Top 10 Common Pet Iguana Illnesses
Article by Rob Stevenson
Iguanas are not immune to falling ill. Just like humans, they can become sick at any time and when it happens they will need the necessary treatment and care to recover from their illnesses. Here are some common iguana sicknesses that need veterinary attention immediately as well as sufficient medication. Take a close look at the following iguana care sheet, otherwise you could end up losing your favorite pet.
1) Fibrous Osteodystrophy or Metabolic Bone Disease: This results from extreme malnutrition and bad feeding. When you purchase your pet, you should take advice on nutrition from the pet shop. A common issue with iguana owners is that they often like to feed their pets lettuce and squash. However, lettuce contains no nutrient value and is therefore referred to as a water sponge. What happens here is that the situation will become worse because there is a lack of vitamin D3 and therefore insufficient calcium intake by your iguana. This can be dangerous and can even lead to death. Symptoms of this disease include a soft, rubbery face and lower jaw, a swollen lower jaw, listlessness, swollen limbs and difficulty in eating. The limbs and spine can be easily fractured as well.
2) Paralysis of the back legs: This is caused by a deficiency of vitamin B1 and often the iguana’s tail will also become badly affected. In order to cure this condition, your vet will inject the essential required vitamins and minerals into your pet and will also recommend an immediate change in diet.
3) Nose abrasions: When an iguana is unhappy or insecure in its new environment it will try to escape several times and this can cause scratches and abrasions on the nose and face. While they look for an escape route they usually scratch and rub their noses on the wire, glass or plastic tank enclosures. If the abrasions remain untreated by you, bacterial infection, ulceration of the rostrum and various other deformities are likely to occur.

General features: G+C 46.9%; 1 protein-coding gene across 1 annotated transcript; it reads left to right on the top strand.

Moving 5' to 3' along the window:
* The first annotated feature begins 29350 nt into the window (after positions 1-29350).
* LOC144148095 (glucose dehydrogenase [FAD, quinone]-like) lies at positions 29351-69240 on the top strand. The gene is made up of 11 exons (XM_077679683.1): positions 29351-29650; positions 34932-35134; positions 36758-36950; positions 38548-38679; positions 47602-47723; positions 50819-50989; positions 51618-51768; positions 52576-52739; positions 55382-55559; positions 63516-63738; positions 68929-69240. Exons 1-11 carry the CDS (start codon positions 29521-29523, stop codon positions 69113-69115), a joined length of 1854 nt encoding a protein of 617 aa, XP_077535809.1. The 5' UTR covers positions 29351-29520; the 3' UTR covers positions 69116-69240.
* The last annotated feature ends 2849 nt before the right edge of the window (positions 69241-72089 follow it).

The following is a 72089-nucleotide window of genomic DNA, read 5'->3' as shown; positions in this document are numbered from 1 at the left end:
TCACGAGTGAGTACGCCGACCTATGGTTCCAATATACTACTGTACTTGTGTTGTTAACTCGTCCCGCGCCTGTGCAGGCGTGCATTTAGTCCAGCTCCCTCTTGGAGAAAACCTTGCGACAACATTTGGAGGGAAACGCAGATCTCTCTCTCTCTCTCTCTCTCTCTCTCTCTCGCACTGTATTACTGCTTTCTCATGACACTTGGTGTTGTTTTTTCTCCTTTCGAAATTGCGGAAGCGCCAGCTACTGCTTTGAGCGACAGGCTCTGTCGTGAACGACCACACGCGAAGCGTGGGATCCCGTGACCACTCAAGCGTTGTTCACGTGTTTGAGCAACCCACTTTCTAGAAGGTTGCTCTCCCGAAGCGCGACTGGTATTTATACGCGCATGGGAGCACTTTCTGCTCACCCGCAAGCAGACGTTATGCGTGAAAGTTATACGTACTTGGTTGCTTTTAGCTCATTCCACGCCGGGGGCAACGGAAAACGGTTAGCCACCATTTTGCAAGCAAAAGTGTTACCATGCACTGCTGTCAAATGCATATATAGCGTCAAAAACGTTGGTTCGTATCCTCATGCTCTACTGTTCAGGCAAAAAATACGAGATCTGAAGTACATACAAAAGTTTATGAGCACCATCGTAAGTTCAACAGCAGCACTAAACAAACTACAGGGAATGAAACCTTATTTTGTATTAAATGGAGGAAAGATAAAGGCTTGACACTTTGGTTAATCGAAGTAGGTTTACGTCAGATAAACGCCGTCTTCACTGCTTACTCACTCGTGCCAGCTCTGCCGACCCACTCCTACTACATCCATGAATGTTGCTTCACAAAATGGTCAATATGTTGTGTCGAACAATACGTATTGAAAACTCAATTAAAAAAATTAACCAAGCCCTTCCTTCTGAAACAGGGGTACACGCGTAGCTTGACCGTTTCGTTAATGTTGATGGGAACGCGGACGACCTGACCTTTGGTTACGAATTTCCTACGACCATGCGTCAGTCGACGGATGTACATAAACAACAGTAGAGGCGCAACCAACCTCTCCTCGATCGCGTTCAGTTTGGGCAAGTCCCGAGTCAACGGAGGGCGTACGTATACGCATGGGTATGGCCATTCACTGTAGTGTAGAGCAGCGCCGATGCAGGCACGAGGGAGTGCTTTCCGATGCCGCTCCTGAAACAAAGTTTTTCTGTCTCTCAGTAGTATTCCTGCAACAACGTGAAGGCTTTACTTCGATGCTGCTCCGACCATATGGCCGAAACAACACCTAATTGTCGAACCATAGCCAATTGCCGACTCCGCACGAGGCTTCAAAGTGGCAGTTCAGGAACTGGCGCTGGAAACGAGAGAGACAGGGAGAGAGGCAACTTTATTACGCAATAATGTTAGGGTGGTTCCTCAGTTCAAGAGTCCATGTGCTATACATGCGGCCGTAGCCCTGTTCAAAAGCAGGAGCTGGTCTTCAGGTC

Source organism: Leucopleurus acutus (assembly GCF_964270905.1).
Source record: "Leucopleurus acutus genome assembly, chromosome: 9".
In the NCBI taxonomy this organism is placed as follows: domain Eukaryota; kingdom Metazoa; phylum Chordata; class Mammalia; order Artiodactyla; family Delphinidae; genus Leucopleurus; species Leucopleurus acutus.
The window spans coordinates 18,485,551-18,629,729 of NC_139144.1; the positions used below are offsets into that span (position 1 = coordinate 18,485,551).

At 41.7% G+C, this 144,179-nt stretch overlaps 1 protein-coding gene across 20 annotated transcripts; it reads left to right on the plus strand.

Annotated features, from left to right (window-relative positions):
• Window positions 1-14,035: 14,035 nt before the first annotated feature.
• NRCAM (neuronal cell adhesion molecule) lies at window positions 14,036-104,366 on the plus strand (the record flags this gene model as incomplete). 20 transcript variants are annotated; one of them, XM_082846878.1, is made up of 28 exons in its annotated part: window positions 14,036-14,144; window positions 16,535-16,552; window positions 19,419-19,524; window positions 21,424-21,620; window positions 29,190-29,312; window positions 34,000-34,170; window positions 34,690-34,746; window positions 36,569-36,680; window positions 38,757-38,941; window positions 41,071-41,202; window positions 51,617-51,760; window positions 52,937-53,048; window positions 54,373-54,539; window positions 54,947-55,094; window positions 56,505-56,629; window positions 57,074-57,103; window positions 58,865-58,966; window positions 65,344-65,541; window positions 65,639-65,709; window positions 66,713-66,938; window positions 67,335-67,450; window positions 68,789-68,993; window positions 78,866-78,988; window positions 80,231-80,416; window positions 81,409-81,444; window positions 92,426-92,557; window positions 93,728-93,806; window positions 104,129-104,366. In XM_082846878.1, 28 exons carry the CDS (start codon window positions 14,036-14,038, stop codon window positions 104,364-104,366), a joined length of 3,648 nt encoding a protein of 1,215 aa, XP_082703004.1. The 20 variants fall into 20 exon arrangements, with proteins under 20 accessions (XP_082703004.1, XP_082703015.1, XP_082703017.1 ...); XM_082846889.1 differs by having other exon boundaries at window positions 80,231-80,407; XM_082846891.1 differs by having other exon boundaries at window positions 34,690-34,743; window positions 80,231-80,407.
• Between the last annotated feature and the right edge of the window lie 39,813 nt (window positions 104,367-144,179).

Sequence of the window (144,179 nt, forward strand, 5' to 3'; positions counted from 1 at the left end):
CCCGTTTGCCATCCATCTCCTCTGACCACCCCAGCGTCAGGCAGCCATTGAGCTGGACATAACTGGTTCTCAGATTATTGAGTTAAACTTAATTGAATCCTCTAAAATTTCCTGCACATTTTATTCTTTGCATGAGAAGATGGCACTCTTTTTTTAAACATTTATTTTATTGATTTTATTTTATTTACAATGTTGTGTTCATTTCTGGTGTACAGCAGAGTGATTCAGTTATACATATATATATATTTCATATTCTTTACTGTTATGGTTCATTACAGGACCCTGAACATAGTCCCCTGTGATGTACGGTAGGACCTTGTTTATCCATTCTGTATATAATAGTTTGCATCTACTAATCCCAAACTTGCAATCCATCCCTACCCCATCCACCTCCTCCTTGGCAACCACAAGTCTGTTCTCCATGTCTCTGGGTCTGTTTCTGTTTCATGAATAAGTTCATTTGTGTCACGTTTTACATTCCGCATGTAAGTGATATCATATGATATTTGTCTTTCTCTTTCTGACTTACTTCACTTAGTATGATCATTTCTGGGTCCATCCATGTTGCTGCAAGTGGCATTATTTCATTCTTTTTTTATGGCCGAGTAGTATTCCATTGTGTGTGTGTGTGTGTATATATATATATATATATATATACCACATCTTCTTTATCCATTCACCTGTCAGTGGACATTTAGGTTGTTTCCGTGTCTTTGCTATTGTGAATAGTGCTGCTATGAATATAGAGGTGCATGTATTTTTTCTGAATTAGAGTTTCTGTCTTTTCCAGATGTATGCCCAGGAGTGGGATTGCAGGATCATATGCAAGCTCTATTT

4) Thermal injuries or burns: If you are not careful when installing the light bulbs or hot rocks in your pet’s cage, then these areas can be easily exposed and therefore can cause burns through contact with them. Lights must be situated above the enclosures so that they cannot be reached by the iguana and hot rocks should be avoided altogether.
5) Bacterial infection: There are a couple of different types of bacterial infections that can harm your iguana. If your pet is continuously exposed to a damp and filthy environment, it may become infected with the blister disease. Lack of proper hygiene and adequate sanitation can lead to dry gangrene of the toes and nails. These areas then become dark gray or black and begin to break off. If your iguana has swelling, inflammation or pus in its mouth, then it has got the Mouth Rot infection. The pus will cause abscesses in the mouth as well.
6) Parasites: Parasites are a common cause of death in iguanas that are held in captivity. They will settle inside the blood contained in the gastrointestinal tract which is very dangerous. Parasites, like other diseases, should be treated immediately.
7) Viral Infection: There is still ongoing research with regard to the causes and cures of these infections in iguanas but regardless there are known to be very harmful to iguanas.
8) Organ failure: This usually occurs due to old age or as a result of an existing bacterial infection. Your pet will show signs of loss of appetite, bloating, weight loss, listlessness and it might even cause death.
9) Bladder stones: This can cause the abdomen to become enlarged and can cause a lot of discomfort and pain to your iguana.
10) Egg-binding: This occurs in females when they cannot pass their egg through their reproductive tract. A little assistance from you in this case can help.
These are some of the more common illnesses that can affect your iguana’s health. Should you notice any symptoms of these conditions be sure to take immediate action and if required take your pet to the vet.
Learn more about iguanas by visiting PetIguanaCenter.com
About the Author
Rob Stevenson is an iguana enthusiast. To learn more about iguana illnesses and take a look at a proper iguana care sheet feel free to visit PetIguanaCenter.com.